I recently mentioned the article, dealing with the envisaged future of universities as fun-parks. There is one sentence in the article of which the meaning is easily ignored:

You are also defining the higher-education experience in a way that has nothing to do with academic rigor, with intensive effort, with the testing of students’ boundaries and the upending of their closely held beliefs.

So, the alternative to fun-park is drill and Nuremberg Funnel?

I am excited by those students who come to me after the exams – not to as for a change of their marks, but to ask for more time needed to develop understanding, for gaining trust in a lived and livable future. And I feel ashamed working within a system that does only allow time for competition, offering little time for the real fun:

Man only plays when in the full meaning of the word he is a man, and he is only completely a man when he plays.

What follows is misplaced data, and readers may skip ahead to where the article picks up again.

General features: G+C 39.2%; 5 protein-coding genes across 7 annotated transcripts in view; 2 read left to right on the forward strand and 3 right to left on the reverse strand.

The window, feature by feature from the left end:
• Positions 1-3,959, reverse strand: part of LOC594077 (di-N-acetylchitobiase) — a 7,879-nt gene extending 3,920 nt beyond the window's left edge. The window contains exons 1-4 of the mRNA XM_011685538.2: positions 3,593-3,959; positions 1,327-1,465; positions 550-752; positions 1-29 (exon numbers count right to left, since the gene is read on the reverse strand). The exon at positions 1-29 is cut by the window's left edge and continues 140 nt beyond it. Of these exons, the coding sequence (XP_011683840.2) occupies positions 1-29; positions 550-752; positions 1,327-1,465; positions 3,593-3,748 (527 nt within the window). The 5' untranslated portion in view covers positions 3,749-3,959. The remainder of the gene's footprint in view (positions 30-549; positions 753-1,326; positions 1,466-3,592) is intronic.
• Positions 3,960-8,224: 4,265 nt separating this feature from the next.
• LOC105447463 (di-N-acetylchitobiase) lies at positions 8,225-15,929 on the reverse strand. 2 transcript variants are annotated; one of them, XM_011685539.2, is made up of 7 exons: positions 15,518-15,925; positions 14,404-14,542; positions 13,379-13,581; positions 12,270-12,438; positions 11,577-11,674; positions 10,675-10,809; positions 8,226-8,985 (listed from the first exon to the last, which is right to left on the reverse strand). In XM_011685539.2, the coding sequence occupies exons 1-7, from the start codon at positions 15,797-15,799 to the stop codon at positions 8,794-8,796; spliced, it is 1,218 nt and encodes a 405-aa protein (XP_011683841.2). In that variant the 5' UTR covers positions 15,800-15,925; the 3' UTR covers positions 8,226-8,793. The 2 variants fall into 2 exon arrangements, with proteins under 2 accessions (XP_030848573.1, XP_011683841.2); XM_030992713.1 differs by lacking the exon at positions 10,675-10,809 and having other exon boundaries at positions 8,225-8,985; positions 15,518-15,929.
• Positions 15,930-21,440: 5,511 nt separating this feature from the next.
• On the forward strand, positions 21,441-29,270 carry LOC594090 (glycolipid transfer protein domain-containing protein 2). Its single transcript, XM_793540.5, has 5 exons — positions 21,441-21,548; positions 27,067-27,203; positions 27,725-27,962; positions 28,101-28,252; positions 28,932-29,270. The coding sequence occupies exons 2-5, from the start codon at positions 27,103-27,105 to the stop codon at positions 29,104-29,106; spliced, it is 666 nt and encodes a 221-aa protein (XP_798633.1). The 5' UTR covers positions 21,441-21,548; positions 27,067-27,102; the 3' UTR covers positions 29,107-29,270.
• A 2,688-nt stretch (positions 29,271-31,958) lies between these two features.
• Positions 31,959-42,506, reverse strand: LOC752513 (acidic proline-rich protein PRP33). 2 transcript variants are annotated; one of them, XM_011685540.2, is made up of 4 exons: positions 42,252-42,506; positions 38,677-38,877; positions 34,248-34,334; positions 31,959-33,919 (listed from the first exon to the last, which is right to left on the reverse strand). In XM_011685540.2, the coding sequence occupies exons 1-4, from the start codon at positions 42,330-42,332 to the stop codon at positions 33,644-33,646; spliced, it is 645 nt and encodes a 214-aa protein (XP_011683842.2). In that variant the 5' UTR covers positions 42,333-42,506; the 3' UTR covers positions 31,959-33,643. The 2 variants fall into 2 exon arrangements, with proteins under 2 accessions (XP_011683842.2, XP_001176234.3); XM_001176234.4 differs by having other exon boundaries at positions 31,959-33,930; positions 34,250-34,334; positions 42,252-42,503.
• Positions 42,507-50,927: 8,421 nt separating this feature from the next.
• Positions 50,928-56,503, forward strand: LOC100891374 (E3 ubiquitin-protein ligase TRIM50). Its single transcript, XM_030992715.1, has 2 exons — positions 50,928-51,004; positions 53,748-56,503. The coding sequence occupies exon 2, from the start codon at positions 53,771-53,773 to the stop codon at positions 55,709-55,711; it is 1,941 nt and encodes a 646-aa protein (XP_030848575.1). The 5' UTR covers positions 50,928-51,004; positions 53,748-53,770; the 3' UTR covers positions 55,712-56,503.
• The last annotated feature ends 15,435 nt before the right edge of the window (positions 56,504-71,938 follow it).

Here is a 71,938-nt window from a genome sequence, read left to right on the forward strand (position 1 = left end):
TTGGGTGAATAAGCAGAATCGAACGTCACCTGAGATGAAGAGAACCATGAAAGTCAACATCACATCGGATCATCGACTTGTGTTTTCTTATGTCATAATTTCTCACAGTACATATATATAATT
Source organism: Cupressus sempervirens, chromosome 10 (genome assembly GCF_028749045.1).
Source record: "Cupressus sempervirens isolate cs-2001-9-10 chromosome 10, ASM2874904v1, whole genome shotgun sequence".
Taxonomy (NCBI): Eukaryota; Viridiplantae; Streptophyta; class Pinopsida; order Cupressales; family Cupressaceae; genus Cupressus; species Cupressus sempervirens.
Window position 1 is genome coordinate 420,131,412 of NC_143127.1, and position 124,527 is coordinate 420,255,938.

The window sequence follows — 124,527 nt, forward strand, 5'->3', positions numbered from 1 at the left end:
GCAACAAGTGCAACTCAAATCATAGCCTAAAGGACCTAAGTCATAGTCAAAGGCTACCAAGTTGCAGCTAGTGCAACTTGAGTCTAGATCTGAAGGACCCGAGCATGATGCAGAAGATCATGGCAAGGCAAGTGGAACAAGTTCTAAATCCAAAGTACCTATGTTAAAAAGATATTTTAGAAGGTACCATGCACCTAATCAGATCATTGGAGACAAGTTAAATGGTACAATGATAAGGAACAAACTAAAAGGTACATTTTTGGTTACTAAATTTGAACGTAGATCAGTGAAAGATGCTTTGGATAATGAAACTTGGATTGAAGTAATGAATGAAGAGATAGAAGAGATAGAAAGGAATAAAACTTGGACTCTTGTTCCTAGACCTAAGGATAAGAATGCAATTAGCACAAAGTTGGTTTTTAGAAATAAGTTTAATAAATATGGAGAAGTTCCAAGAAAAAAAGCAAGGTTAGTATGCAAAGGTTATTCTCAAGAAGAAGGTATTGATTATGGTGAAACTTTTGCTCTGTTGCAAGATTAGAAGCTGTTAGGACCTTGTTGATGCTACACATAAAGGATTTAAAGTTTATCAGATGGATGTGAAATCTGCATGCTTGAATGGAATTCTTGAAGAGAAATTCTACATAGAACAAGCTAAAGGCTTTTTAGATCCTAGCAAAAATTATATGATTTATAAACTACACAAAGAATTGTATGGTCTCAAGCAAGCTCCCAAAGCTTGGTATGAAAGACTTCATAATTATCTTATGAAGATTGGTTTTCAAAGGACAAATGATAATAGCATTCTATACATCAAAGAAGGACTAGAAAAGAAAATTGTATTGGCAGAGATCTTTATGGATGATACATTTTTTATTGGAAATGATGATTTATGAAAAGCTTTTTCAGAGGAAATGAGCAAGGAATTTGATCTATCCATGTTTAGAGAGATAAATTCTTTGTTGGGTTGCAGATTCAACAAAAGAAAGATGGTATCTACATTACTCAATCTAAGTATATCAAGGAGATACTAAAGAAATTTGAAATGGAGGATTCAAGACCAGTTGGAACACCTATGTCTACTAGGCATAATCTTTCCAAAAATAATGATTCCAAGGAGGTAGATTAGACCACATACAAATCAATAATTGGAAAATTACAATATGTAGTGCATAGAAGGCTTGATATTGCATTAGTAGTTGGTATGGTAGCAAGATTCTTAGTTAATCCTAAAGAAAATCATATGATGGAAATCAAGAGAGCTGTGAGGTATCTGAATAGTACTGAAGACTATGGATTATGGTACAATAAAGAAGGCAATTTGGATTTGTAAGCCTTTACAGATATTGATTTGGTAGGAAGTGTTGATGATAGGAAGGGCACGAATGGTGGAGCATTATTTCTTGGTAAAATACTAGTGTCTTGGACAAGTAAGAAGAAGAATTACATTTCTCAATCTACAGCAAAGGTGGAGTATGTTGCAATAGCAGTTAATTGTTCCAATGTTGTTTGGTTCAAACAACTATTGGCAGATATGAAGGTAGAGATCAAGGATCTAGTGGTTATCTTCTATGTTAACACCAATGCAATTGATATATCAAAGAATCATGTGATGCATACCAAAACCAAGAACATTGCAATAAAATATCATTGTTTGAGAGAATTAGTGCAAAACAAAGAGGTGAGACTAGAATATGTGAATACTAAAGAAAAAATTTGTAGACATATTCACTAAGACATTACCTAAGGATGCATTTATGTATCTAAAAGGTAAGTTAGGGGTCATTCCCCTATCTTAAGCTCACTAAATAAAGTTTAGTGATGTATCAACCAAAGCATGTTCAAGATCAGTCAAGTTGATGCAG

This is what the robots cannot do – and this what a competitive robot, ops, a competitive Europe surely cannot offer.

The digital game should never been mixed up with the digitalisation of the player.[2]

And the religion should remain in the church and not enter crusade into the life again – by occupying our thinking ….

And so we have to do the thinking ourselves …, and find the right action


[1]      Es gab drei Väter der Teilung Deutschlands: Adolf Hitler, denn im Wesentlichen war die Teilung eine Folge des Weltkrieges und des deutschen Völkermordens. Harry Truman, denn um die Kriegskonjunktur in den USA nicht in eine Rezession münden zu lassen, begann er den Kalten Krieg gegen den Kommunismus und entwickelte Westdeutschland als loyalste Provinz der USA und Standbein in Europa. Deutschland wurde geteilt und der Truppenstationierungsplatz über die NATO zusätzlich abgesichert. Konrad Adenauer, der mit der Bundesrepublik für einen Teil Deutschlands den westlichen Weg sicherte, den zurückgelassenen Teil als Sowjetzone diffamierte und 1952 – wie auch die USA – das Angebot der Sowjetunion zur deutschen Einheit ablehnte: „Lieber das halbe Deutschland ganz als das ganze Deutschland halb’.

[2]      Watch the eyes, minute 3.28 – sure, all after the initial order at 1:42: don’t speak